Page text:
Some of the hallmarks of ASD are speech and language delays, so it isn’t unusual to confuse these signs with autism even if they aren’t. Language and speech delay is not specific to autism since neurotypical kids commonly experience them, too.
However, it is important to note that language delays associated with autism have some very clear distinctions from other kinds of delays. In many instances, these differences can be spotted even by untrained eyes.
Overdue language milestones can be concerning, but they don’t automatically translate to autism. Today we’ll go over why speech delays happen and how to tell if they’re ASD-linked or not.
Early on in life, we learn communication is key to getting the things we want. Long before babies use spoken language to call an adult’s attention, they point, pull, make eye contact, and otherwise make an effort to get their message across.
Eventually, most children learn to use verbal communication because of the positive reactions and outcomes from the act. Some highly motivational responses include smiles and hugs. Moreover, most kids have the natural inclination to observe their surroundings, imitate the way people talk and act around them, and feel lonely or bored when left to their own devices.
On the other hand, children on the autism spectrum experience social communication challenges that prevent them from bonding meaningfully with others. Kids with high-functioning autism may possess more social prowess, but communication issues plague all those across the spectrum. Thus, a child with autism is likely to:
- Act according to their social interests as opposed to others’ reactions
- Not imitate the actions of other people
- Have more interest in things than in people
- Prefer being left to their own devices
All these traits lead to different aspirations, behaviors, and everyday routines.
As mentioned previously, there are apparent differences between autism language delays and other types of delays. One difference, in particular, is fairly easy to spot.
In a comparative evaluation of two kids aged two, you find one child speaks a few words and another not using words but making babbling sounds and gestures. However, it’s the child who’s yet to speak who knows how to communicate and the one who actually knows some words who doesn’t use them to interact.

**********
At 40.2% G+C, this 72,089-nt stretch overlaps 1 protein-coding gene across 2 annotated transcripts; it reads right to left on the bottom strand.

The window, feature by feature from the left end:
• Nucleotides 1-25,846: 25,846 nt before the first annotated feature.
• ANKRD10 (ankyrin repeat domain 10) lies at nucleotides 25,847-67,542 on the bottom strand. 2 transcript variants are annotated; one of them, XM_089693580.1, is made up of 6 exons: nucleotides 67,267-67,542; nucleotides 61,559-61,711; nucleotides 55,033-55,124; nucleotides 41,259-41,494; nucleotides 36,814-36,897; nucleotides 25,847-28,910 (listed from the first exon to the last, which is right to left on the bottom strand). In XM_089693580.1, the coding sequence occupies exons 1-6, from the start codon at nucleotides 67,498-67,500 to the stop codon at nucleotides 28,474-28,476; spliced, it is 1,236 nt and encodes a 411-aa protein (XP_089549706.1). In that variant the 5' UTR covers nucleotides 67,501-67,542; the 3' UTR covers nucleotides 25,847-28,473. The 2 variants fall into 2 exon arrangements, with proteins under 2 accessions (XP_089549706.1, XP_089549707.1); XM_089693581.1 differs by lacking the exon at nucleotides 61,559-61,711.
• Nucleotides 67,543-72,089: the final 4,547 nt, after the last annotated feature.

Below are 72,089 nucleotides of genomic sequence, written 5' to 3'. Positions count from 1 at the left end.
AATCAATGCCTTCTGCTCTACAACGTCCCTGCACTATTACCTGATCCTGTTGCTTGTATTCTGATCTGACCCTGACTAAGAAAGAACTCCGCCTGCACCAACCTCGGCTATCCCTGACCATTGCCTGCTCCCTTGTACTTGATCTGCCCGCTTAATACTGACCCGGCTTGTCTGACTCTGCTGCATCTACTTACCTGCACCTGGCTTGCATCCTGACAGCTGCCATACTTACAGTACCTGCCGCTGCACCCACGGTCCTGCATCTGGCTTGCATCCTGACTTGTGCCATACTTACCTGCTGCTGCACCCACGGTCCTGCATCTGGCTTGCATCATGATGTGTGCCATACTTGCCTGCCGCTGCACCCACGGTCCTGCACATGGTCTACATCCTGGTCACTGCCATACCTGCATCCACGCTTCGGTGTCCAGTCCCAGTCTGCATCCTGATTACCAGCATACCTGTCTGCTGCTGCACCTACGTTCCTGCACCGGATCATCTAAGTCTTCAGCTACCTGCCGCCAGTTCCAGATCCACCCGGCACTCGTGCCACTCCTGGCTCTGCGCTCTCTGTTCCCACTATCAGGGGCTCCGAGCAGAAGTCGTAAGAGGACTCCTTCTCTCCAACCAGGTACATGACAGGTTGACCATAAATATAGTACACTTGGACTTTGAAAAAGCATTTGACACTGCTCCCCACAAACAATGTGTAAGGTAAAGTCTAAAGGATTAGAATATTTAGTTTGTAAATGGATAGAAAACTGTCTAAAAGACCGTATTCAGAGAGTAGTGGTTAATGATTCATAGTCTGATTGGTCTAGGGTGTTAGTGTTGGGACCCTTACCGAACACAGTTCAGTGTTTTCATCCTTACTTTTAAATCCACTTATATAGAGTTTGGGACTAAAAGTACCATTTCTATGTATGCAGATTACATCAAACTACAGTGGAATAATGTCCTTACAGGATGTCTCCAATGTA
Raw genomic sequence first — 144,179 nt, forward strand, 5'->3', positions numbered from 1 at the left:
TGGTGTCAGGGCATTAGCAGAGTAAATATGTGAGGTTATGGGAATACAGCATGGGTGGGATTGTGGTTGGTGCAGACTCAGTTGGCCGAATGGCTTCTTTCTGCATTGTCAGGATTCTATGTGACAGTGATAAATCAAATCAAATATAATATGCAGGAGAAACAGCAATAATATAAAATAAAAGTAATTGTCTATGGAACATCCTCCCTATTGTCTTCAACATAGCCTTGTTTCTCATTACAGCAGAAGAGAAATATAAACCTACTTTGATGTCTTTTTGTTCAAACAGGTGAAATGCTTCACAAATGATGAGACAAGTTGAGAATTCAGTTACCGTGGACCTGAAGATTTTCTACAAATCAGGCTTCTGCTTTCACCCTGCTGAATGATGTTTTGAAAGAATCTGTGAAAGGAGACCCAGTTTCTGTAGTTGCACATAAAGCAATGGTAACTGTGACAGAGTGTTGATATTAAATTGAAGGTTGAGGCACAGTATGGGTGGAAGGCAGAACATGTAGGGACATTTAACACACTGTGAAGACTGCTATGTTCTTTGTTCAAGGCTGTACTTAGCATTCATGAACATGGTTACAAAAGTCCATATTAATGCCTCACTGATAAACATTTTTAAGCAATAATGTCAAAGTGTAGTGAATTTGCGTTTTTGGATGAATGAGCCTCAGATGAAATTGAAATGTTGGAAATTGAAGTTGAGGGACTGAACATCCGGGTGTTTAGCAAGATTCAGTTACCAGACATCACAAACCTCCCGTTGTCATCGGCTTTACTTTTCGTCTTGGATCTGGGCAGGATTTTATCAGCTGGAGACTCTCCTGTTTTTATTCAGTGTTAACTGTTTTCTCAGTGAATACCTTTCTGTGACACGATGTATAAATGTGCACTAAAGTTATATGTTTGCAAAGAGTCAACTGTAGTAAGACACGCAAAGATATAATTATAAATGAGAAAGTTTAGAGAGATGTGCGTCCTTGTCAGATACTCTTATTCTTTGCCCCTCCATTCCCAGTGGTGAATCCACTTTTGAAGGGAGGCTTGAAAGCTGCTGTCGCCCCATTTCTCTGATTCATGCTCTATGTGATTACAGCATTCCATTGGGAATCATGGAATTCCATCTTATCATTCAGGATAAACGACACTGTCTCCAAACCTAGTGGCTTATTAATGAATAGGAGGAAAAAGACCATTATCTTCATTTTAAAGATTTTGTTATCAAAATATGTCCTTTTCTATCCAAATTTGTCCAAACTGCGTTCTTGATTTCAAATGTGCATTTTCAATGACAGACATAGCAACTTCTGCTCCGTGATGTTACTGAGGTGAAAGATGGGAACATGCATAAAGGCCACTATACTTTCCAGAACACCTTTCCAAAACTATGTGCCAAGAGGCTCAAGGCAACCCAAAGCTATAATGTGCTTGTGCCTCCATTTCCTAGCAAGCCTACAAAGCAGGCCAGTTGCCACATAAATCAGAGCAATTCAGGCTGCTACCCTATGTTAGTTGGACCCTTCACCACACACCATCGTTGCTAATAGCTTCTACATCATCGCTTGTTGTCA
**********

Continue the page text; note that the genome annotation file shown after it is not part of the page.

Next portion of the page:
The former points at and pulls on things to get a message across, while the latter seems like he or she has no idea what sounds and gestures are. The engaging one likes to be around other people and doesn’t want to be left alone, while the other feels more at ease when by themself.
Despite learning words earlier, the first child is more likely to be exhibiting early signs of autism than the other. On the other hand, while a speech delay cannot be completely ruled out in child number two, this could most likely stem from an issue addressable by early intervention. Some possibilities include cognitive challenges, hearing loss, and problems with muscles used in speech.
Aside from speech delays, autism can also manifest in the following communication-related behaviors in children:
- Slow or delayed responses to their names being called. Other verbal attempts to get their attention are either being ignored or misinterpreted.
- Not knowing the meaning behind gestures and being slow to develop these communication aids.
- Cooing and babbling in the first few months of life but suddenly stopping.
- Often experiences delayed speech milestones.
- Uses pictures or their own sign language to communicate. They don’t use body language the way other kids their age do to get their point across.
- Are repetitive with the words they use, which tend to be limited to single words and a few go-to phrases. They’re often direct to the point and blasé in how they communicate, which bears no connection to their actual feelings.
- Seem as if they don’t communicate with feelings or emotions. Children with high-functioning autism are often the exception, but even their words have some degree of detachment.
- Can suffer from a condition called echolalia, where they often repeat phrases and words they hear.
- Have their own vocabulary of words and gestures and expect you to know the meaning of them. These things hold special meaning to these individuals, so you may want to put your heart into learning them.
- Tend to use phrases, words, and gestures in an untimely manner.
Yes, it can. However, autism tends to take more of a hold in a child’s communication-related behaviors than in their speech and language per se.
Language delays are also a proven common occurrence among neurotypical children, so one shouldn’t jump to conclusions without thorough evaluation. That said, when speech delays become communication-centered, it would be wise to get in touch with your child’s pediatrician or speech-language pathologist as soon as possible. While not 100 percent assured, these are often the beginning speech manifestations of ASD.
This is a contributed post and therefore may not reflect the views and opinions of this blog or its author. ☺